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Effects

Finally, Chapters 2-12 examined what effects, both intended and actual, the policy formulation tools produce when they are employed. The policy instruments literature has been struggling to answer this question, at least for implementation instruments, ever since Salamon (2002, p. 2) noted that each instrument imparts its own unique spin or 'twist' on policy. Not surprisingly, the less mature sub-field of policy formulation tools has much work to do in relation to 'effects'. Indeed, one of the striking findings from the tool-focused literatures summarized in Chapters 2-7 is how few of them have even identified it as a priority research topic. Some literatures (around CBA and computer models for example) have made more progress than others, but in general, the level of critical engagement has been low. More often than not, certain effects have simply been presumed to flow from the selection of particular tools (for example, that using CBA results in the identification of the pareto optimal policy solution).

As noted in Chapter 1, this collective failure probably has much to do with the disciplinary background of the contributors, but it also reflects an entirely understandable desire to stay anchored in the relatively clear-cut world of textbooks and typologies. Nonetheless, the chapters do suggest some potentially useful categorizations that could form the basis of future work. For example (and drawing on Turnpenny et al. (2009, p. 648)), a broad distinction can be drawn between 'substantive' effects (the extent to which tools generate change - or work to ensure continuity - in a given policy field) and 'process-based' effects (in other words, system-wide effects which arise from the use of particular tools). A wide array of substantive effects are flagged up in the chapters, ranging from learning around new means to achieve policy goals (predominant amongst tools such as CBA, but also computer modelling) to heuristic-conceptual effects on problem understandings (see for example Chapters 2 and 5). Large-scale, system-wide energy models may play an important role in facilitating adjustments to new 'policy images', through the development of new policy paradigms and policy objectives (Chapter 12). More fundamentally, some tools (for example, participatory backcasting) have been developed with the avowed aim of facilitating 'out of the box thinking', that restructures actor preferences in a profound way. Meanwhile, the procedural effects are potentially also very wide ranging. For example, Chapter 11 argues that indicators help to channel political attention -especially among overloaded oversight bodies - such that a 'broader critique' of the policy status quo becomes less and less likely. In addition, some participatory tools such as the devil's advocate technique and participatory backcasting have the aim of generating new understandings and uncovering extant political power relationships.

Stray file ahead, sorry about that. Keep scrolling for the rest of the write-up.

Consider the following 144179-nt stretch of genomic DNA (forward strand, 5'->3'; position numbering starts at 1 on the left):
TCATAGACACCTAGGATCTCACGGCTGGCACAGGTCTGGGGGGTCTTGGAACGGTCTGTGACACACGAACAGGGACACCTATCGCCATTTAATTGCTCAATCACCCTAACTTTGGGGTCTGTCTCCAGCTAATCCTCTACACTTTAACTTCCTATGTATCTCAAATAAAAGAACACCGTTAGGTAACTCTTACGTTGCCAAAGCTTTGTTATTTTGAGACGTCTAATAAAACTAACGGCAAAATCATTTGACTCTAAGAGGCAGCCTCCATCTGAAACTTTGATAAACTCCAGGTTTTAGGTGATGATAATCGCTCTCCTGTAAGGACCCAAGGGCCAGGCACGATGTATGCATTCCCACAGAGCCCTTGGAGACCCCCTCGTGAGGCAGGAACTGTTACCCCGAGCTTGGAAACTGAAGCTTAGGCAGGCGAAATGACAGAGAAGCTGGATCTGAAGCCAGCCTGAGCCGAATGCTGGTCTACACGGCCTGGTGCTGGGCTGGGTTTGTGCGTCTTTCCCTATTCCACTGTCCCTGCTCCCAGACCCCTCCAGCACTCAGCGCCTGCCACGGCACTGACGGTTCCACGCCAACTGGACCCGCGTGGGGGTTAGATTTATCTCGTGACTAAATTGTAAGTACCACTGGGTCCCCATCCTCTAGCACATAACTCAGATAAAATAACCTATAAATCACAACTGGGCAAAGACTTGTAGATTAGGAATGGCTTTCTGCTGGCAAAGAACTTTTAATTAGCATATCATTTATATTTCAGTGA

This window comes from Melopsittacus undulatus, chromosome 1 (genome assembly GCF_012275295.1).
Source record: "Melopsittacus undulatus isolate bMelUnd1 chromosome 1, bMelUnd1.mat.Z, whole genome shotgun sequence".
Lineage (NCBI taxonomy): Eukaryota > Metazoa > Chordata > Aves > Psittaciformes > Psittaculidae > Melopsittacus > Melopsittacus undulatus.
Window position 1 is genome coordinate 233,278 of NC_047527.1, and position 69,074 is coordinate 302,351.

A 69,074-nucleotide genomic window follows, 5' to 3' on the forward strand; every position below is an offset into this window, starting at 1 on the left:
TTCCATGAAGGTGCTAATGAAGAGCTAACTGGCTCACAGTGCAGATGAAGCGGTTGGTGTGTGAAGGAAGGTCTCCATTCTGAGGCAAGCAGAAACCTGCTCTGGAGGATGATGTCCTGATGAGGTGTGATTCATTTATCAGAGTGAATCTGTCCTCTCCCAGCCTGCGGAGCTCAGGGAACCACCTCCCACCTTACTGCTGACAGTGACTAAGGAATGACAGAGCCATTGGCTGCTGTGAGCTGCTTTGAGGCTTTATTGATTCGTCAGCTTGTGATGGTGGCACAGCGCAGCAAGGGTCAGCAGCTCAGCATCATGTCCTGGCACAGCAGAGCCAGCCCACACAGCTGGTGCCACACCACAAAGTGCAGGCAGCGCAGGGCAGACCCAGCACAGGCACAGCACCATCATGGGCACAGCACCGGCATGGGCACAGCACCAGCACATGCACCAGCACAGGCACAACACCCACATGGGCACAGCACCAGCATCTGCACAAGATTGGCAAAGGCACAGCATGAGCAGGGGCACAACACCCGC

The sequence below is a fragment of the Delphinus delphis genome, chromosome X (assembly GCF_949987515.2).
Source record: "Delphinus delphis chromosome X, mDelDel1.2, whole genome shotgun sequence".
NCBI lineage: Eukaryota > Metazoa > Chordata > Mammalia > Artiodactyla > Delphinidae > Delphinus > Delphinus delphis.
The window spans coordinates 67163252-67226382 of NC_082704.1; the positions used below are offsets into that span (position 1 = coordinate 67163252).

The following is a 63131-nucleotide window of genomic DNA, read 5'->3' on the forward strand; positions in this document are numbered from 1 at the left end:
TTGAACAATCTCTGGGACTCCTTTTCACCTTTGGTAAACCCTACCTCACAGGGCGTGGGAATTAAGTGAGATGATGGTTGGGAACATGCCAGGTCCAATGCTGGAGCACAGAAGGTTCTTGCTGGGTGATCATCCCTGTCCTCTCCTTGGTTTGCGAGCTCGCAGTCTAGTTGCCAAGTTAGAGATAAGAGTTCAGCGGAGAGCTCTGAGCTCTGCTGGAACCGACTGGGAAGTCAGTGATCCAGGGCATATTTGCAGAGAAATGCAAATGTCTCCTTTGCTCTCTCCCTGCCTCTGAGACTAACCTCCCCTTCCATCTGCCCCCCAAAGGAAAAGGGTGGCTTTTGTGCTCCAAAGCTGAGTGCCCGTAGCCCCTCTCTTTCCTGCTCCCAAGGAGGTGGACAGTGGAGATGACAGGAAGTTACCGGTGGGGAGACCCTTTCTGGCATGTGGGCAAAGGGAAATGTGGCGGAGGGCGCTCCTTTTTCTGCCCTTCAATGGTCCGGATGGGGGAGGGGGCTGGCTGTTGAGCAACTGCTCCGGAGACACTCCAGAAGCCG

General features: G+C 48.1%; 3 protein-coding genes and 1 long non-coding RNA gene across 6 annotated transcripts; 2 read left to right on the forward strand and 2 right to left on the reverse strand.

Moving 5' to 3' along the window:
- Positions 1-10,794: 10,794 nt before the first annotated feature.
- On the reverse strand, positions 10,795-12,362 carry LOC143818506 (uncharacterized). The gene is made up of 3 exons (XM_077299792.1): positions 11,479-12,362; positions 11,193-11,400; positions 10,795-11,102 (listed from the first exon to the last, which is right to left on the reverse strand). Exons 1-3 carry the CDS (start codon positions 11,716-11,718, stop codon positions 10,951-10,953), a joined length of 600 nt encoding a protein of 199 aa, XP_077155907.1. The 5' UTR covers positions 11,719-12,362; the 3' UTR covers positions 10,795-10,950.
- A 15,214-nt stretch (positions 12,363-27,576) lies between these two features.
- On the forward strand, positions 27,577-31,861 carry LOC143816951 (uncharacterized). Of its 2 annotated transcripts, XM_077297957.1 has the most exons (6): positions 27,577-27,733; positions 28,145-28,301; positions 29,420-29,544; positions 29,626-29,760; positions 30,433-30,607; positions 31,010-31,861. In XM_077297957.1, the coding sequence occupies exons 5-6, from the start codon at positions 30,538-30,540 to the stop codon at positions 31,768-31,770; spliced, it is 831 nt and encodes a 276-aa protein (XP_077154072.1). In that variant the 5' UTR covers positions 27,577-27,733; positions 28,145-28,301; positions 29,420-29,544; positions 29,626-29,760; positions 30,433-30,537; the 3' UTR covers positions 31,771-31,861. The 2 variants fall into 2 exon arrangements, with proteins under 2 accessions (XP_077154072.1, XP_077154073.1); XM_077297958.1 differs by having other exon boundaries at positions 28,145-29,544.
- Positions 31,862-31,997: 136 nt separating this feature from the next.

A second important distinction relates to the difference between intended and unintended effects. We have already noted the difference between the 'imagined' effects that the advocates of tools aspire to provide (to use the terminology employed by Atkinson in Chapter 7) and their 'actual use'. In some of the chapters, the unintended effects are presented positively (as new problem framings - see Chapters 2 and 4 for example) whereas in others, they are presented much more negatively (for example 'gaming the system', 'closing down' debate, and nurturing 'reductionist' thinking are all noted in Chapter 4). To a large extent, the difference is one of prior expectations, purposes and ultimately values. Thus, by their very nature, the more procedurally inflexible tools such as CBA appear more prone to performance deficits. But more open, participatory tools can also produce unexpected effects; for example, Chapter 2 recounts how back-casting approaches all too easily entrench political differences and forms of participation. Consequently, the new sub-field of policy formulation research should be careful to pose more probing questions (for example, unexpected by whom and why?) rather than assume that everything which is unexpected is necessarily bad (or the opposite!). Finally, some effects may be extremely difficult to categorize. For example, Chapter 11 tells the story of how, paradoxically, in the case of indicators, 'a set of tools designed to shift the political focus onto outcomes was deployed in a way that resulted in a preoccupation with process'.

To conclude, understanding effects arguably constitutes the biggest analytical challenge of all, but one which the nascent sub-field of policy formulation is beginning to engage with. Chapters 2-12 already suggest that it will require very careful and patient diachronic forms of analysis (cf. Owens et al. 2004), sensitive to the multiple rationalities that motivate actors to use particular tools in the first place. At present, there remains a definitive 'pro-use' bias in the tools literatures (indeed Chapters 5 and 6 explicitly focus on known examples of use). Indeed, the authors of Chapter 2 argue that political elites may be reluctant to explore the potential of more open participatory tools and methods that typically aim at opening up current problem framing and thus imperil their control. Yet experts in policy formulation tools may also be unwittingly sustaining this blind spot, especially if (as seems to be the case for participatory tools and to a lesser extent for indicators) they cannot agree on what their purpose should be, hence the prevalence of very open evaluation criteria that are extremely difficult to apply.

 
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